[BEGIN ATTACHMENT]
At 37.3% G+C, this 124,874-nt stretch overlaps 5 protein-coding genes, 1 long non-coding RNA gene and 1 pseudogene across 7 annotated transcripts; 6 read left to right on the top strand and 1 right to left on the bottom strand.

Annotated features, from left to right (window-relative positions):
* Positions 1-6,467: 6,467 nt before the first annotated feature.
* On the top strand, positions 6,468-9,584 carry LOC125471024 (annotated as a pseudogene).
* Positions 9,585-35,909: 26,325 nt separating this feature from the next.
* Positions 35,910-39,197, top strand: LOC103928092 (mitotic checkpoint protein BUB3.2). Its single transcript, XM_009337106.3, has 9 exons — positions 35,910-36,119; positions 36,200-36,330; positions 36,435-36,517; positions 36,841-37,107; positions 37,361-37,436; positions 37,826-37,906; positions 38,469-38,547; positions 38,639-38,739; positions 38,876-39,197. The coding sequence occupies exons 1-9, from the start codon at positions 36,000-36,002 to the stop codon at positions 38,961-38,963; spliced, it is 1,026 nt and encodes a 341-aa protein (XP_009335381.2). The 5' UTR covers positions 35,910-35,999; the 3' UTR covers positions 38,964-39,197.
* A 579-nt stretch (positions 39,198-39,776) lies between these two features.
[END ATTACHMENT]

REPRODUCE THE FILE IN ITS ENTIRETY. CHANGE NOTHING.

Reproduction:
At 37.3% G+C, this 124,874-nt stretch overlaps 5 protein-coding genes, 1 long non-coding RNA gene and 1 pseudogene across 7 annotated transcripts; 6 read left to right on the top strand and 1 right to left on the bottom strand.

Annotated features, from left to right (window-relative positions):
* Positions 1-6,467: 6,467 nt before the first annotated feature.
* On the top strand, positions 6,468-9,584 carry LOC125471024 (annotated as a pseudogene).
* Positions 9,585-35,909: 26,325 nt separating this feature from the next.
* Positions 35,910-39,197, top strand: LOC103928092 (mitotic checkpoint protein BUB3.2). Its single transcript, XM_009337106.3, has 9 exons — positions 35,910-36,119; positions 36,200-36,330; positions 36,435-36,517; positions 36,841-37,107; positions 37,361-37,436; positions 37,826-37,906; positions 38,469-38,547; positions 38,639-38,739; positions 38,876-39,197. The coding sequence occupies exons 1-9, from the start codon at positions 36,000-36,002 to the stop codon at positions 38,961-38,963; spliced, it is 1,026 nt and encodes a 341-aa protein (XP_009335381.2). The 5' UTR covers positions 35,910-35,999; the 3' UTR covers positions 38,964-39,197.
* A 579-nt stretch (positions 39,198-39,776) lies between these two features.